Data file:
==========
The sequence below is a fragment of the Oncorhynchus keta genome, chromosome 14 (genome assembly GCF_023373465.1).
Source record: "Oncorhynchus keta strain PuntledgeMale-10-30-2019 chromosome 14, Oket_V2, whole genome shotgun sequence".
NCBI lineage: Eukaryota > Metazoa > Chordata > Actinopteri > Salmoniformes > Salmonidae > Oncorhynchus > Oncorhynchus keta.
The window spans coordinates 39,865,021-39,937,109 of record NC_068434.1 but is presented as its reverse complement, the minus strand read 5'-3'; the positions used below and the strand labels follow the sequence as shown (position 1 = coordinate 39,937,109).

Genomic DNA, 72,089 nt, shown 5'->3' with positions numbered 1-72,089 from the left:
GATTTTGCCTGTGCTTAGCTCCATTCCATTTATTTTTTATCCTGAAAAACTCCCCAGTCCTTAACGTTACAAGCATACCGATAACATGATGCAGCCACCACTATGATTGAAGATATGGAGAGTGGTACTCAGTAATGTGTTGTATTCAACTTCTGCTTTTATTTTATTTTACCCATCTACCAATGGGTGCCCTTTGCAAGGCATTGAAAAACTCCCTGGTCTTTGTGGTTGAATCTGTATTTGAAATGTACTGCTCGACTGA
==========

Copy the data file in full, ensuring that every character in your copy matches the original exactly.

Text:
The sequence below is a fragment of the Oncorhynchus keta genome, chromosome 14 (genome assembly GCF_023373465.1).
Source record: "Oncorhynchus keta strain PuntledgeMale-10-30-2019 chromosome 14, Oket_V2, whole genome shotgun sequence".
NCBI lineage: Eukaryota > Metazoa > Chordata > Actinopteri > Salmoniformes > Salmonidae > Oncorhynchus > Oncorhynchus keta.
The window spans coordinates 39,865,021-39,937,109 of record NC_068434.1 but is presented as its reverse complement, the minus strand read 5'-3'; the positions used below and the strand labels follow the sequence as shown (position 1 = coordinate 39,937,109).

Genomic DNA, 72,089 nt, shown 5'->3' with positions numbered 1-72,089 from the left:
GATTTTGCCTGTGCTTAGCTCCATTCCATTTATTTTTTATCCTGAAAAACTCCCCAGTCCTTAACGTTACAAGCATACCGATAACATGATGCAGCCACCACTATGATTGAAGATATGGAGAGTGGTACTCAGTAATGTGTTGTATTCAACTTCTGCTTTTATTTTATTTTACCCATCTACCAATGGGTGCCCTTTGCAAGGCATTGAAAAACTCCCTGGTCTTTGTGGTTGAATCTGTATTTGAAATGTACTGCTCGACTGA